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Indians' Jason Kipnis searching for healthier, bounce-back season in 2018, most likely at second base

Ryan Lewis, Akron Beacon Journal on

Published in Baseball

CLEVELAND -- Jason Kipnis once again sounds as if he has something to prove.

Kipnis essentially struggled through a lost 2017. He opened the season on the disabled list with right shoulder inflammation. He returned in late May but never got going offensively, starting his season just 5-for-31 and hitting .232 with a .693 OPS in the first half.

It was a sharp decline in production from his career norms. And it was particularly noticeable considering he had just put together two of the best offensive seasons of his career in 2015 and 2016, when he earned an All-Star selection and posted an OPS of .811 or better both years.

He then hit the disabled list again in July with a right hamstring strain, an injury he aggravated in August. By the time he returned to the lineup in September, he barely had enough time for an on-the-fly tryout in center field heading into the postseason.

He finished 2017 with only 90 games played and an 0.7 fWAR. In 2015 and 2016, he posted seasons of 4.9 and 4.8 fWAR, respectively -- the third-highest total among qualified second basemen in that time period. It makes the Indians' 102-win season and 22-game winning streak slightly more impressive, that much of it came without Kipnis' usual contributions.

About to turn 31 in April, Kipnis has continued to revamp his workout routines to put more of an emphasis on flexibility instead of straight weight training in an effort to ensure he doesn't run into similar problems.

"It was to rehabilitate my legs and hamstrings and get those healthy, it was just to get everything where I want it to be to have a bounce-back season and contribute the way I know I can," Kipnis said. "It helps reading some people telling you that you are done and all that stuff, that you're on the wrong side of 30, and it's over. But you hear that three years ago and then two years ago, so it's up to the player to say, 'Hey, if this is what you want, this is the way you want to go, then put in the work.' So I've had a really good offseason."

Kipnis also grinded through a rough season in 2014, when he tried to play through an oblique injury but had poor results. He said that was around the time he became too stiff as a result of his workouts, and it showed.

"You learn and you grow," Kipnis said. "You learn what's important and what's not important when you're training. I don't need to be maxing out on a bench press. I don't need to be doing stuff that'll get me stiff, stuff that'll kind of prevent me from being the best player that I can. It's not just getting stronger, it's also getting more flexible. It's also aligning my spine a little right so that my back and hamstrings aren't kind of being yanked on."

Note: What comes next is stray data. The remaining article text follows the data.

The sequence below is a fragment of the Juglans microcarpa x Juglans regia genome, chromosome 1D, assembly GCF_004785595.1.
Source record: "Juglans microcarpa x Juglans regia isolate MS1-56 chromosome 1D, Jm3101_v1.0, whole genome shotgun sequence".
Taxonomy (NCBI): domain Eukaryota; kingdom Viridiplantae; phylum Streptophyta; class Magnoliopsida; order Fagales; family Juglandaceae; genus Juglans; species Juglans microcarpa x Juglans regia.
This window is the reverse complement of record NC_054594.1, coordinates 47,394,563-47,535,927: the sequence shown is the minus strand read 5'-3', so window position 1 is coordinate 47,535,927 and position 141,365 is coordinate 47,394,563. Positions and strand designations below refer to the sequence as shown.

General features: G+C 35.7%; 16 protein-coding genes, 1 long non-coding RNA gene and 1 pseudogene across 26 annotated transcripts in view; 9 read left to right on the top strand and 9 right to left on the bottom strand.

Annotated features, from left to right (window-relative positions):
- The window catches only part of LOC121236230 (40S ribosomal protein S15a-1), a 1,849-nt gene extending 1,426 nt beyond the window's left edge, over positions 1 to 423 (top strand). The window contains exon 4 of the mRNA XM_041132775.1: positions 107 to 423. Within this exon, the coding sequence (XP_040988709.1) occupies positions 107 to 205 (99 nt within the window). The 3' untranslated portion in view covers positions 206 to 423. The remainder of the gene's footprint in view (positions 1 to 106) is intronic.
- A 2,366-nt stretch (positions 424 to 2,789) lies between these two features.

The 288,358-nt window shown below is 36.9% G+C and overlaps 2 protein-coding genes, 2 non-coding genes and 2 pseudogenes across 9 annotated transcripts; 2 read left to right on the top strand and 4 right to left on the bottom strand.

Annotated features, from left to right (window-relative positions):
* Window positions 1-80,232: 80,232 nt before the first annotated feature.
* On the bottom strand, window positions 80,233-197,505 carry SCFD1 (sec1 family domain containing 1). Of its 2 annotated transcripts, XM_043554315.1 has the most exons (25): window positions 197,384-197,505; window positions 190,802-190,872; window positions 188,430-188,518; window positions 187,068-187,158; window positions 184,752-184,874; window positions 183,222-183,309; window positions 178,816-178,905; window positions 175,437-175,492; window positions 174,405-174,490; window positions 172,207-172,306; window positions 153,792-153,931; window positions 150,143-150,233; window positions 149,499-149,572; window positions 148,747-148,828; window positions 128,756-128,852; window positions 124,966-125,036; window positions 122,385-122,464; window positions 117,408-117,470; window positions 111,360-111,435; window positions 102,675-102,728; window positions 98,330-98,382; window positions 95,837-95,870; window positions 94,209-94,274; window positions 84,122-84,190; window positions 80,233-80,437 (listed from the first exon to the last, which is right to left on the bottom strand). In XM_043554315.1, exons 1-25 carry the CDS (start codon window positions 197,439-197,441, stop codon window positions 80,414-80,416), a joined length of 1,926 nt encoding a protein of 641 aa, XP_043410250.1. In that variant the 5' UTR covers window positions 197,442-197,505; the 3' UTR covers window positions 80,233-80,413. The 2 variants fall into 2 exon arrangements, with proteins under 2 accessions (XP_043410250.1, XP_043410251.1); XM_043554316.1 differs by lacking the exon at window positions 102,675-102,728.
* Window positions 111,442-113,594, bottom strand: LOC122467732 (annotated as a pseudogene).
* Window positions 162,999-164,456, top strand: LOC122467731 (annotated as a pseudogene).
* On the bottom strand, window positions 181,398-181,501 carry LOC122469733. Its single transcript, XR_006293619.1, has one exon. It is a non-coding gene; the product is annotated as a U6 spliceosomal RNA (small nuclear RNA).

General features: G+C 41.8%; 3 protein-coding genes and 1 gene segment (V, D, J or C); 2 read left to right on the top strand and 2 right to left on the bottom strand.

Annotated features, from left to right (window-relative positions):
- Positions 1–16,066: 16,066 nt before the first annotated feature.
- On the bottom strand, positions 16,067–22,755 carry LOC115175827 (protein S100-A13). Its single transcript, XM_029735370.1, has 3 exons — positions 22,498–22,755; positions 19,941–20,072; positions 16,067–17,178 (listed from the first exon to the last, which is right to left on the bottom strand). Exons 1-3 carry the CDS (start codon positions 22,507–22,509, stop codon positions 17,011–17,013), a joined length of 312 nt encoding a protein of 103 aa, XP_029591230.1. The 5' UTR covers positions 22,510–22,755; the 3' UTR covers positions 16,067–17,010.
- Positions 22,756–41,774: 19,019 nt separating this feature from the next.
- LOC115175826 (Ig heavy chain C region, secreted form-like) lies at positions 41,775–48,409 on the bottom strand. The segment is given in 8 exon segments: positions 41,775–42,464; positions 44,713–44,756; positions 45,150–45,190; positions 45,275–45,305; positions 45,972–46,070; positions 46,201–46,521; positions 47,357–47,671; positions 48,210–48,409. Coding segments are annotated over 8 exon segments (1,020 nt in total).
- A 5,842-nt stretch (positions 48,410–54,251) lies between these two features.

Kipnis' spot not only in the lineup but potentially on the roster was put into at least some question this offseason. The Indians liked their defensive alignment with Jose Ramirez at second base and Yandy Diaz and Giovanny Ursula at third base. That pushed Kipnis to center field at the end of September, but that was a temporary fix and only due to center fielder Bradley Zimmer being on the disabled list.

With Zimmer healthy, there were a couple different scenarios for where Kipnis might play in 2018, though the signing of first baseman Yonder Alonso -- which in turn means Michael Brantley, when healthy, will stay in left field -- made that picture much clearer.

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Indians manager Terry Francona has said that nothing has been set in stone, and there are several variables that could change things during spring training. For example, if Brantley isn't ready by Opening Day, some things could be shifted around, including Kipnis playing some left field. But, in all likelihood, the plan is for Kipnis to again return to second base, pushing Ramirez back to third.

"More than likely he plays second," Francona said. "The winter isn't over yet. The way we're aligned, it certainly looks like that's the right thing to do. He's preparing for that. Jose will shoot over to third. Whether we have Brantley right at Opening Day or maybe a little later, he goes to left. And we stay in our alignment."

Kipnis is still looking to talk with Francona and president of baseball operations Chris Antonetti to nail down a plan.

"You know, I tried to show last year, I'll play wherever they want," Kipnis said. "Second base is what I've become used to. It feels good to have 1/8Francona3/8 say that or be a part of the lineup or be part of this thing going forward. Personally, I think we're at our best when I'm contributing. But if I'm not contributing, who am I to say that I'm the best option? I think when I'm healthy, I think there's no one better there. I plan to prove that."

Combine the positional questions from this winter with Kipnis' salary (he's owed a base salary of $13.5 million in 2018, $14.5 million in 2019 and has a club option for 2020 valued at $16.5 million with a $2.5 million buyout) and he became a natural trade candidate for a club needing to allocate its resources in the best possible way.

One report indicated that the Indians nearly had a deal in place with the New York Mets, but it was shot down at the last minute, most likely by ownership in New York.

"There's nothing I can do about it," Kipnis said of the rumors. "That's part of the business. Guys get traded all the time. They know I love playing here and want to stay here, but I understand the business side of it. Stuff like that is usually out of the player's control and our job is only to take care of what we can take care of, so I just worry about getting ready for the season."

(c)2018 Akron Beacon Journal (Akron, Ohio)

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